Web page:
Madis Kallas: Estonia seeks mitigation measures in LULUCF regulation
Estonia no longer has a good chance of amending the European Union's Land Use, Land-Use Change, and Forestry (LULUCF) accord on climate targets, but it is still attempting to secure greater flexibility and disaster-related compensation mechanisms, Minister of the Environment Madis Kallas said.
"We are advocating for greater flexibility and the consideration of our previous positions: it is crucial for us to have some sort of compensating mechanisms in response to natural events, such as severe droughts, floods and forest fires," Kallas said in an interview to weekly Maaleht published on November 3.
However, Kallas stressed that it will be very difficult to achieve the amendments, as Estonia's mandate and positions were already handed over by the previous government and the initial agreement between the countries in the Council of the European Union has been reached. The negotiations with the European Parliament have already begun.
"Trilogues are ongoing, which in the case of the European Union means that we have mandated the Council to negotiate with the European Commission and the European Parliament," Kallas said. "Changing anything at this time, when there are more than 20 parties involved, is obviously very difficult."
Minister of the Environment said that the European Parliament's desire to set even more ambitious targets for the LULUCF sector than those agreed upon by the countries also makes it difficult to achieve adjustments during trilateral negotiations.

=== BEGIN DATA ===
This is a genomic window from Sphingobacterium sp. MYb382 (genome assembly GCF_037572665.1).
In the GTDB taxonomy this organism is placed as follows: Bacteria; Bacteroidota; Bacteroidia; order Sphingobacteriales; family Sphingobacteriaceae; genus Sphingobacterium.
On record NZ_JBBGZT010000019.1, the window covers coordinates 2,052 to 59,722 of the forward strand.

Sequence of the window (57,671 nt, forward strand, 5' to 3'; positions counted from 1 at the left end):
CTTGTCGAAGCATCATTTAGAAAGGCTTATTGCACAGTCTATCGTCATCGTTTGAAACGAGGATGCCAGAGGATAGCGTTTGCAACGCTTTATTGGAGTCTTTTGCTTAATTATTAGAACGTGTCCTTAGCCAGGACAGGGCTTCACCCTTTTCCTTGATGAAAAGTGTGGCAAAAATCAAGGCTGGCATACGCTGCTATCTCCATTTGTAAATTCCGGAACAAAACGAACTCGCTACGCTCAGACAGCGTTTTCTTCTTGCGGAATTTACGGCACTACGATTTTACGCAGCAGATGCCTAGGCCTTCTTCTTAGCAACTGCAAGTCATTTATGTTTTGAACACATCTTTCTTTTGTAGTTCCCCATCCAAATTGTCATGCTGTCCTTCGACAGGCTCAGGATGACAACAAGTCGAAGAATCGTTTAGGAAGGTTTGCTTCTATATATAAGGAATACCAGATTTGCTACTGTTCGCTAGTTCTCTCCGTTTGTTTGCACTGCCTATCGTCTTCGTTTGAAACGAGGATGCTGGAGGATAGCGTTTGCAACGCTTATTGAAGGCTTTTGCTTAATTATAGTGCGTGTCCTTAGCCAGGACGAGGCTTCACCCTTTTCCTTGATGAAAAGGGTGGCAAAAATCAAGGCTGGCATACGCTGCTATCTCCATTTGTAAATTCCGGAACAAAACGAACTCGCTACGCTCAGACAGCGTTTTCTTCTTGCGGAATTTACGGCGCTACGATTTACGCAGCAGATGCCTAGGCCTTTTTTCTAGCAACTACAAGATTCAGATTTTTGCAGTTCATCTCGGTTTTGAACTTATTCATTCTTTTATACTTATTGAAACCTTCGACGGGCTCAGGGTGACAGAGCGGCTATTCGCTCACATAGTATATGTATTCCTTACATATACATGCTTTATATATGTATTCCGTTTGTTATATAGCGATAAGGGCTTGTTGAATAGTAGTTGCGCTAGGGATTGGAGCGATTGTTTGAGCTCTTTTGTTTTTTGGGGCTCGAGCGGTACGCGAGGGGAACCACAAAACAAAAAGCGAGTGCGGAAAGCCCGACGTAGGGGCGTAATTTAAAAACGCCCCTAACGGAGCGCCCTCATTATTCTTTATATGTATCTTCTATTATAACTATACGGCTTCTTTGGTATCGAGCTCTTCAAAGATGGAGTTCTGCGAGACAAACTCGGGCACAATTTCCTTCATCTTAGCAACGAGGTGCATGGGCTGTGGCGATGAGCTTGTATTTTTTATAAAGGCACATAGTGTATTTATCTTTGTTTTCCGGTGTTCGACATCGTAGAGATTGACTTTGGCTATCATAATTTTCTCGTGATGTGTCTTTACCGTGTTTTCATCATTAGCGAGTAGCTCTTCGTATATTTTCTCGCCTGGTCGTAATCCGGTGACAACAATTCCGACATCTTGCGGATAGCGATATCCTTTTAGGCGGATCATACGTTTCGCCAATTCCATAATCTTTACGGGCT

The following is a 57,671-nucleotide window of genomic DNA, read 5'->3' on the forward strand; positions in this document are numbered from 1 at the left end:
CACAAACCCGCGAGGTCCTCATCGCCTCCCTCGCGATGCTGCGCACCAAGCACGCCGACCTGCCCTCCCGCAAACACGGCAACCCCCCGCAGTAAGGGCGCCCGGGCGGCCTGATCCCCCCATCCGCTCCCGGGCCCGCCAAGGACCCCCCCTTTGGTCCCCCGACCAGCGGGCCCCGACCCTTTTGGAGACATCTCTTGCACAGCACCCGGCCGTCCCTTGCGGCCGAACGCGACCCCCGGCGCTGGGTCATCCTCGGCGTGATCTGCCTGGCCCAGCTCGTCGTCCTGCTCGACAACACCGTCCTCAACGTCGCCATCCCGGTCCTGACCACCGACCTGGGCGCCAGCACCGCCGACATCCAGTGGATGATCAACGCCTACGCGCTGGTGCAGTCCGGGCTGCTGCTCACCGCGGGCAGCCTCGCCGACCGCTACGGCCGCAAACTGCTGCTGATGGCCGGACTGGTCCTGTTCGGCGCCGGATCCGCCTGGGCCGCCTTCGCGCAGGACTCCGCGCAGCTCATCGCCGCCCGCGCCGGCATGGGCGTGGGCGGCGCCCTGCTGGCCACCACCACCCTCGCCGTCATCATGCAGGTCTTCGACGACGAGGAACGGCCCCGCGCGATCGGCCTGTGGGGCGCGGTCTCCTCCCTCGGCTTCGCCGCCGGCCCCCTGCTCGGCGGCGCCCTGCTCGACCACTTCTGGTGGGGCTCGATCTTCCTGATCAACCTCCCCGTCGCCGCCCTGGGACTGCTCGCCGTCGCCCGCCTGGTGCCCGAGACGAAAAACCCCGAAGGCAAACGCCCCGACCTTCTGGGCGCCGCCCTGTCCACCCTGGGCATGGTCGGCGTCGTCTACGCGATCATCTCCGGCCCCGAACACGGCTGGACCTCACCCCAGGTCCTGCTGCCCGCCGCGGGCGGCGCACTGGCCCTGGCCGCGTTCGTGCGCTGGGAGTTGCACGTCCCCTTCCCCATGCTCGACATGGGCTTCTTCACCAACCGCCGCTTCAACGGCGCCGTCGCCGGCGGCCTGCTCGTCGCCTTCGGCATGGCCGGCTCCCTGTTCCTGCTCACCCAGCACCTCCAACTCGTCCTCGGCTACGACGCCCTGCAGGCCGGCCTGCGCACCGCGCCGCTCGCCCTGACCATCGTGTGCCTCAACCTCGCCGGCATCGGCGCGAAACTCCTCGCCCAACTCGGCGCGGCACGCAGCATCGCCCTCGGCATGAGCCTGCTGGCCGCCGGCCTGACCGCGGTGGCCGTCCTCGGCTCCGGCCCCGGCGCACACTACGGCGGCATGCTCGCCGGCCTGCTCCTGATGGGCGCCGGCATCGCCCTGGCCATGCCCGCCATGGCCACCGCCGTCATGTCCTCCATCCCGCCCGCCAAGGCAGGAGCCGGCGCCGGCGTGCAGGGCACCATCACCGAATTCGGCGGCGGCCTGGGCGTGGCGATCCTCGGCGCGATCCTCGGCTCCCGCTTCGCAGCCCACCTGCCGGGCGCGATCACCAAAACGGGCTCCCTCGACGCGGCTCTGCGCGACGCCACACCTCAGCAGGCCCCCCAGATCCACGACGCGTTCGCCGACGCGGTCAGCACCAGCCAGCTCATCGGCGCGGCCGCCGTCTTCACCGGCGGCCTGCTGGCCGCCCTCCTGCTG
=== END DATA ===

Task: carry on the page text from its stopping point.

When asked why it is critical to change the LULUCF sector, Kallas said that the LULUCF sector is the most important factor in achieving the 2030 and 2050 climate goals. "No other sector can sequester carbon dioxide. We cannot, for example, drastically reduce energy or transportation sectors. The only way for us to sequester more carbon is to change our land and forest management."
Kallas said that he understands the industry's concerns that the LULUCF regulation would harm its competitiveness: "Of course, I understand their worries; however, as Estonian Employers Confederation Chair Kai Realo said, global transformation is inevitable and it is unrealistic to expects that the economy will continue to run its course in the current state through 2028 or 2030. So maybe some changes have to be made," he said.
"This does not mean that we encourage job losses. In my view, the primary focus should be on how to increase the value of wood. And to retain or even generate jobs. That ought to be our future!" Kallas added.
"Shipping logs or pulpwood or simply using biomass to generate electricity, is certainly not something we want to continue. This is especially true considering that the condition of Estonia's forests has seriously deteriorated during the last 20 to 30 years. In 2020, we became CO2 emitters for the first time, whereas our forests had previously acted as CO2 sinks," Kallas explained.
"As the Minister of the Environment for Estonia, I am responsible for defending the country's natural resources and biodiversity and I am glad that scientists from the University of Tartu have expressed similar view in their recent appeal," the minister added.
According to the LULUCF Regulation, the Estonian land use and forestry sector must store 2.5 million tonnes of carbon dioxide by 2030, up from the current amount of 0.5 million tons. The Estonian timber sector believes that this increase in the requirement to store carbon dioxide imposes significant restrictions on them.
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Editor: Kristina Kersa